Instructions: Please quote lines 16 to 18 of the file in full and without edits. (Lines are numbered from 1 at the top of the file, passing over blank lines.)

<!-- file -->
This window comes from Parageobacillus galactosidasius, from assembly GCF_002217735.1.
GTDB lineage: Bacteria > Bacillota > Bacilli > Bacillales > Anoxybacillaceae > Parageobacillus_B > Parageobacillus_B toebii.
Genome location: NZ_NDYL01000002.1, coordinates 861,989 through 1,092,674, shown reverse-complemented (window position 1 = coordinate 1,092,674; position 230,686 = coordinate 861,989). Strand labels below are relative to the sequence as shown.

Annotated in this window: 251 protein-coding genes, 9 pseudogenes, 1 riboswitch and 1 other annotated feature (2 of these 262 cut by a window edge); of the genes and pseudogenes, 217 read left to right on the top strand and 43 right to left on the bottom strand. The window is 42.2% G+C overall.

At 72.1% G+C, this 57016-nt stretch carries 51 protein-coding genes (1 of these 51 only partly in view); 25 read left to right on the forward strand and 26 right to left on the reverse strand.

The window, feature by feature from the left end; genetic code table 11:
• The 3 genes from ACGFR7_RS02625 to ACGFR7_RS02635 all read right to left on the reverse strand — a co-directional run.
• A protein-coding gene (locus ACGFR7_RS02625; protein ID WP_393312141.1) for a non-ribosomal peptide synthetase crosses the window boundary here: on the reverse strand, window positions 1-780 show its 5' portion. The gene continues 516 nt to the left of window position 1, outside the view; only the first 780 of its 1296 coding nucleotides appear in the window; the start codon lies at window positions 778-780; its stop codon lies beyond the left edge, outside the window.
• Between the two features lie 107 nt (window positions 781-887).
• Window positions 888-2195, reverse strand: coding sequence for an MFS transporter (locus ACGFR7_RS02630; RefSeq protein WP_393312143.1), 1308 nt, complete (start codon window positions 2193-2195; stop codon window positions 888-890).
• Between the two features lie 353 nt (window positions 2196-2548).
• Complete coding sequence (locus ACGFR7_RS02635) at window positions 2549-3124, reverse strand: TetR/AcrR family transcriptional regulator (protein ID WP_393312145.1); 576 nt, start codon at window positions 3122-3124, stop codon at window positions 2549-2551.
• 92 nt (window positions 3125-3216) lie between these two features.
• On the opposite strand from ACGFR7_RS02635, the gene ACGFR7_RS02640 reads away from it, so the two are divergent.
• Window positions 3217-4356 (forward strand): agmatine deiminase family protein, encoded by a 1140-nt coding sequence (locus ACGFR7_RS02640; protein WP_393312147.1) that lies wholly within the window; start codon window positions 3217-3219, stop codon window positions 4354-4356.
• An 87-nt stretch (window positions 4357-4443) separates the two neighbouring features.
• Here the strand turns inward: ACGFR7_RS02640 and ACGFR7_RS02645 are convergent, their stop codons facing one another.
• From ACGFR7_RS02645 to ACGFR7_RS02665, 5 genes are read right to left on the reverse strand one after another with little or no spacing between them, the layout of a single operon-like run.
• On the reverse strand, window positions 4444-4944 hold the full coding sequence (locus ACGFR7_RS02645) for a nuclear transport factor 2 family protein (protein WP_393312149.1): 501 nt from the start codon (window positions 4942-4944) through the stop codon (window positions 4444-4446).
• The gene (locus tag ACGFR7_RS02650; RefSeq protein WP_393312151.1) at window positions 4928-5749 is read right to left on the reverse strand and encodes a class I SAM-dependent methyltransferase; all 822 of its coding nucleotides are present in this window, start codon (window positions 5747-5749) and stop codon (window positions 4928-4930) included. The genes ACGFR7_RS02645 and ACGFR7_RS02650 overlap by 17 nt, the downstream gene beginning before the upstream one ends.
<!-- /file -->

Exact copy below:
• An 87-nt stretch (window positions 4357-4443) separates the two neighbouring features.
• Here the strand turns inward: ACGFR7_RS02640 and ACGFR7_RS02645 are convergent, their stop codons facing one another.
• From ACGFR7_RS02645 to ACGFR7_RS02665, 5 genes are read right to left on the reverse strand one after another with little or no spacing between them, the layout of a single operon-like run.